People having been moving from region to region for thousands of years, their reasons may vary vastly, for better economic fortunes or perhaps to escape persecution of one form or another. One of the biggest problems they face is being assimilated in their new home, to meet new people, understand the customs and laws. And one of the best ways to overcome these obstacles is to immigrate as a family unit, that way you take communal approach and have the family unit for support.
In 1965 the Immigration and Nationality Act stated that the reasons for immigration into the U.S must be based on work skill and family ties. This means that Green Card holders, or LPR’s (lawful residents) can bring their families into America. They have to be Immediate Relatives (not extended family), or they can be bought in by the Family Preference System.
The Economic Benefits
It has been recognized over the decades that immigrants that who come to America as part of a family unit contribute to the state economically and socially far better than single immigrants. Over a long period family-based immigrants have added a significant amount to domestic economic growth. They also set a platform for the future growth of the workforce, and indeed have proved themselves to be part of the upwardly mobile sections of America’s workforce.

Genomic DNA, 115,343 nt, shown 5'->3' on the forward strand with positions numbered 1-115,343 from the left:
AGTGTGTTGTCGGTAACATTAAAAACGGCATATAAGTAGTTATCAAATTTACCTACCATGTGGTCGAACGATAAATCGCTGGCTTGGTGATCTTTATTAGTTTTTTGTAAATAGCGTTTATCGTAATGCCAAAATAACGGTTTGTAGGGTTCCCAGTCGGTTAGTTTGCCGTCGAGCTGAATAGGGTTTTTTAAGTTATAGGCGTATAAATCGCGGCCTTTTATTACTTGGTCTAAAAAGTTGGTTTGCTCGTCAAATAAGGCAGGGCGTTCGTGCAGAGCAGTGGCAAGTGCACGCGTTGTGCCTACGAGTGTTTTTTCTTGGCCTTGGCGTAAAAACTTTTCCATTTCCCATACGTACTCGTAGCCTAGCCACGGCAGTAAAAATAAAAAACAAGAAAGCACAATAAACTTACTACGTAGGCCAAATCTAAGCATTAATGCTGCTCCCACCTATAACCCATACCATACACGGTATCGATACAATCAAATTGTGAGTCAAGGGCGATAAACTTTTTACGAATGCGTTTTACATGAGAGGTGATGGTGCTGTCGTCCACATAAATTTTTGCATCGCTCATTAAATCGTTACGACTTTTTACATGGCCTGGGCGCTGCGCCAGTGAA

Families are Crucial to the Incorporation of Newcomers
There is a distinct lack of public policies concerning the integration of new peoples coming into the U.S. Because of this immigrants tend to stay in ethnic communities to interact with the workplace. And often these communities form powerful institutions. Ethnic communities and families act as a critical resource for newcomers, they provide information and support to new immigrants. This could be helping them to find accommodation, finance, work, health and so on. So when newcomers enter America they already have resources to tap into, namely their families.
Family-based Immigration is Positive for the Community and Local Business
When immigrants arrive or join together as families they form strong communities, which often leads to business growth. Studies have found that such communities have eased the economic assimilation of newcomers and have a positive effect on the American human capital to help promote and form new businesses.
It is no coincidence that many of America’s most outstanding technology companies have been started by entrepreneurs that arrived as immigrants. This is proven by looking at the firms operating in Silicon Valley which is legendary around the world for high-technology businesses. Fifty percent of all these companies operating in Silicon Valley were started by immigrants, who entered the U.S on family-based visas.
Yahoo, eBay, Google, and Intel were all started by immigrant families, but interestingly none of them came to America because of the skills they already had. Some local governments and cities in the U.S have seen the benefits that family-based immigrants have brought to the country and places like Dayton, Detroit, Boston and Baltimore have actually launched programs to encourage immigrants to settle and help grow their communities.